Any rationale for the open kitchen and master bath hate?

The place I have was built in the 1930s and has a closed kitchen and a separate bath and I'm planning to keep it that way. But people are advising me that I should open the kitchen. What are the pros to keep the kitchen closed?

Some people like to confine kitchen noise, smells, and grime to the kitchen. You also get more storage if you have more walls.

If you don't use the kitchen as an entertaining space (as most Americans do these days), there's some functional upside to it.

The master bath hate seems to just be "Well, Americans do it so it must be wrong." It's a pretty functional design, especially if you have kids. Being able to get ready in your own little space is nice.
post #5172 of 6992
I think personal preference is the most important thing. I love open spaces so I tend to like open floor plans and big windows. If you like yours keep it the way it is.
post #5173 of 6992
Originally Posted by cross22 View Post

I think personal preference is the most important thing. I love open spaces so I tend to like open floor plans and big windows. If you like yours keep it the way it is.

I have a smaller 1950s house, and it's super closed off with the original wall intact between the kitchen and living space. It went from being claustrophobic and terrible for entertaining to nice and open and has good flow.

If I had a lot more space, I wouldn't mind a separate kitchen. But I don't, so there you go.
post #5174 of 6992
I go both ways on some of those.

When you've got a sprawling piobmanor, you can have your giant bathroom attached to your bedroom. I see why it is nice to have, and it keeps your other bathroom clean and ready for guests. Easy to see how it became a standard item at the time when american homes were blowing up in size.

But with sizes coming back down, or when remodling older are trading off a lot of space and money for something that is honestly unnecessary.

Even worse in non-detached homes. Seems that every new 2-BR condo/apartment needs to have a fucking master bath with double sinks and shit. It is dumb. I'd rather have that square footage added to about any other room.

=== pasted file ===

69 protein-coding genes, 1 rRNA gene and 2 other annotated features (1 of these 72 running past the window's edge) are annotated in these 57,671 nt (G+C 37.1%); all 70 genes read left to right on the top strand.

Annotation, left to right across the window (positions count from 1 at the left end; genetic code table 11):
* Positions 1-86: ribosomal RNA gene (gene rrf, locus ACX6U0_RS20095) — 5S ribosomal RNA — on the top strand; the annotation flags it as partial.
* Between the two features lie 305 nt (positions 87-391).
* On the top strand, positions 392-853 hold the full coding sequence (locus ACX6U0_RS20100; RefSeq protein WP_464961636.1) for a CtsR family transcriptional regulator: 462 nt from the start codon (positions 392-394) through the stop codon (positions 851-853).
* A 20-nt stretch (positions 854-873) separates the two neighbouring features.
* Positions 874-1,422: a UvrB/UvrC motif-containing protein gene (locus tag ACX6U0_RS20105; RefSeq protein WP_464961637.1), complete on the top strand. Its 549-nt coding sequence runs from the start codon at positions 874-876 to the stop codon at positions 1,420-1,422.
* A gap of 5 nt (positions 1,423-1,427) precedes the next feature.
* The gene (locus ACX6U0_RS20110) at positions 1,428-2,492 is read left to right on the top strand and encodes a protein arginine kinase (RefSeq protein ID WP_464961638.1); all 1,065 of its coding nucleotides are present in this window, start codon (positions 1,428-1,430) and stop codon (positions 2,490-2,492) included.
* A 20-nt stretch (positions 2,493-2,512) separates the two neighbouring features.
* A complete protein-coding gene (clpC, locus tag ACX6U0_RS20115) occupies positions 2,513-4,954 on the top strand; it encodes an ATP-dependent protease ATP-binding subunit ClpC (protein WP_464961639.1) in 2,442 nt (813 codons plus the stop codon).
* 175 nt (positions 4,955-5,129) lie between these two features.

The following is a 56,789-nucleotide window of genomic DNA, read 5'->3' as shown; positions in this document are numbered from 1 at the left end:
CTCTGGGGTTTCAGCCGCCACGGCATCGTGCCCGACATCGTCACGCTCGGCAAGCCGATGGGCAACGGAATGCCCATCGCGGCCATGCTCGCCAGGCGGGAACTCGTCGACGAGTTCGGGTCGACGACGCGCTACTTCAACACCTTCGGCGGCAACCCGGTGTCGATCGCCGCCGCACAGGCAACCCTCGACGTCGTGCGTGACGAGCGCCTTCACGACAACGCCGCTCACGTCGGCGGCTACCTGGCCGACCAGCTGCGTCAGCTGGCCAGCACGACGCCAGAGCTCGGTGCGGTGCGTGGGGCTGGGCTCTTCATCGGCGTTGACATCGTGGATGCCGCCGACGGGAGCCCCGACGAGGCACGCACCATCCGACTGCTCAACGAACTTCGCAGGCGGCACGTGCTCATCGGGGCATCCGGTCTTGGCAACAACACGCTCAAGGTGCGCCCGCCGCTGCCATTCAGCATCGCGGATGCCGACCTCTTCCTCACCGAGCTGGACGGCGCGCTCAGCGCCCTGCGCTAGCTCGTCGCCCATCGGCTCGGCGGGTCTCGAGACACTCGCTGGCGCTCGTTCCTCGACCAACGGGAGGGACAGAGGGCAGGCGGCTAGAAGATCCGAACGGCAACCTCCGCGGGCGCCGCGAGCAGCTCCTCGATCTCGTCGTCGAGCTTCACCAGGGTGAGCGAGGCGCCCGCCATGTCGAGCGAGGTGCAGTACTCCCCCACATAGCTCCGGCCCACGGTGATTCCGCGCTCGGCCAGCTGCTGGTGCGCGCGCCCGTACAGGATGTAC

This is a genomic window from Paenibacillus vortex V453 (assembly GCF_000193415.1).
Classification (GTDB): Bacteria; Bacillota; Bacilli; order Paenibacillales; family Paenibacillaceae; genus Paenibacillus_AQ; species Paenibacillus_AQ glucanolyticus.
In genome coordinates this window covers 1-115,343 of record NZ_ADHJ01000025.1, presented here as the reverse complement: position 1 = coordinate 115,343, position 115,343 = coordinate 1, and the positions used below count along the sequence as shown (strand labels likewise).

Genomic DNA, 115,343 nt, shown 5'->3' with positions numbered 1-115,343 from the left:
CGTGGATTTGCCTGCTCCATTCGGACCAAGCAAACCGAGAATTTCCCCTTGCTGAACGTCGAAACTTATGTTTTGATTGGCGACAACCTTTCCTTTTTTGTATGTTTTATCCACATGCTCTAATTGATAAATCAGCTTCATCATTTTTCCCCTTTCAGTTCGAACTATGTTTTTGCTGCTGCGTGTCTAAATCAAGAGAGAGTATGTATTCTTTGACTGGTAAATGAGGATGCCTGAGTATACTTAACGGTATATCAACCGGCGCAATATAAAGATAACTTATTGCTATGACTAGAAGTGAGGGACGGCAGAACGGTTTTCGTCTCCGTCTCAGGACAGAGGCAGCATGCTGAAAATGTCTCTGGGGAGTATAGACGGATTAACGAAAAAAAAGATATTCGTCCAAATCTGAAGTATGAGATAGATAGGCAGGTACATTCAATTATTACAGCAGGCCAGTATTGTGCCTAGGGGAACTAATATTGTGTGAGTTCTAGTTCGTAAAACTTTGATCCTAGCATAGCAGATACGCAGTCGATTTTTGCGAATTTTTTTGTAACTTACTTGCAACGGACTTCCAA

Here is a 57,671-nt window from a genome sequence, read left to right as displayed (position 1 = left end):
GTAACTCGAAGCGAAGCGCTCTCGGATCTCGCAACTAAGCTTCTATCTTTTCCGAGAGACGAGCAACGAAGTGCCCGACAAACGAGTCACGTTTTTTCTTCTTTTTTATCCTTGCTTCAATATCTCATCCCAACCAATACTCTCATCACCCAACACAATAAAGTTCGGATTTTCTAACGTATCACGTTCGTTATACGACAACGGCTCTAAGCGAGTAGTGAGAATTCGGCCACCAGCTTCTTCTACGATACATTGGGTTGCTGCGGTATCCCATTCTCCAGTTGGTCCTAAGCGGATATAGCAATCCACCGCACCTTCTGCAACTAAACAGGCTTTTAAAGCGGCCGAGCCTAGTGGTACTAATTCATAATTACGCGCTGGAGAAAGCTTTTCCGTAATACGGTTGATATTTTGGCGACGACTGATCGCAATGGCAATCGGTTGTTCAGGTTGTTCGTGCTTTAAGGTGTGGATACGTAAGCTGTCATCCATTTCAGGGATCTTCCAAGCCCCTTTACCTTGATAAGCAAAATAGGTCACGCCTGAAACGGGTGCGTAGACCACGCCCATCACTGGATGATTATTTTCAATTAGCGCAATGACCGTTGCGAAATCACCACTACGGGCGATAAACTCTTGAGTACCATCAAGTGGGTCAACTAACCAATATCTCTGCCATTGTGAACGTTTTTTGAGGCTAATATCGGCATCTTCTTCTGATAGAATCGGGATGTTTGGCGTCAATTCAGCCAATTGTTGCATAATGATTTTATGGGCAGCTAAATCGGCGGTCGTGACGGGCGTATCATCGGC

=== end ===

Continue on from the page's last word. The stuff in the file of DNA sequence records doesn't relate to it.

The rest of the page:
The open kitchens are funny to me too. If you don't really cook but still have a fancy kitchen, they make a ton of sense. They also can let you share space, so they actually work pretty well in smaller homes...but they came to being as homes were ballooning up. If you have all of that extra space and you actually cook shit...why have your dirty dishes and cooking smells right next to your eating space?

They almost flip for me...If you've got enough space for an ostentatious master bath...then you should have enough space for a highly functional kitchen and a separate living area (could even have a wet bar if you absolutely need something like an island for people to stand around). If you are in a small space, then the open kitchen is one way to allow cooking/eating/living spaces to share peripheral area and make the place feel more spacious...but if you need more spaciousness, why the fuck do you have a 100+sq ft master bathroom?
post #5175 of 6992

My house is a 1950s story and a half and is about 2000 sq ft including the basement.  We have a fairly closed off kitchen - just a kitchen and breakfast nook that has a sliding door to the backyard.  I want to keep my kitchen pretty closed off because, as others have mentioned, why do you want all the grease, grime, and smells getting to the rest of the house.  I cook all the time, so my kitchen isn't for show.  Also, in six years, besides family, I think we have entertained in our house only once or twice.


We also have a master bath.  The half story is one large master suite with walk-in closet.  The bathroom though is about 40 sq ft, so small by today's standards.  I don't mind it.  I have never had a need for two vanities - my wife and I have pretty different schedules - and when I see houses with dual vanities I just think it is a waste of space.

I think you should go with your preference unless you have plans to sell in the near future.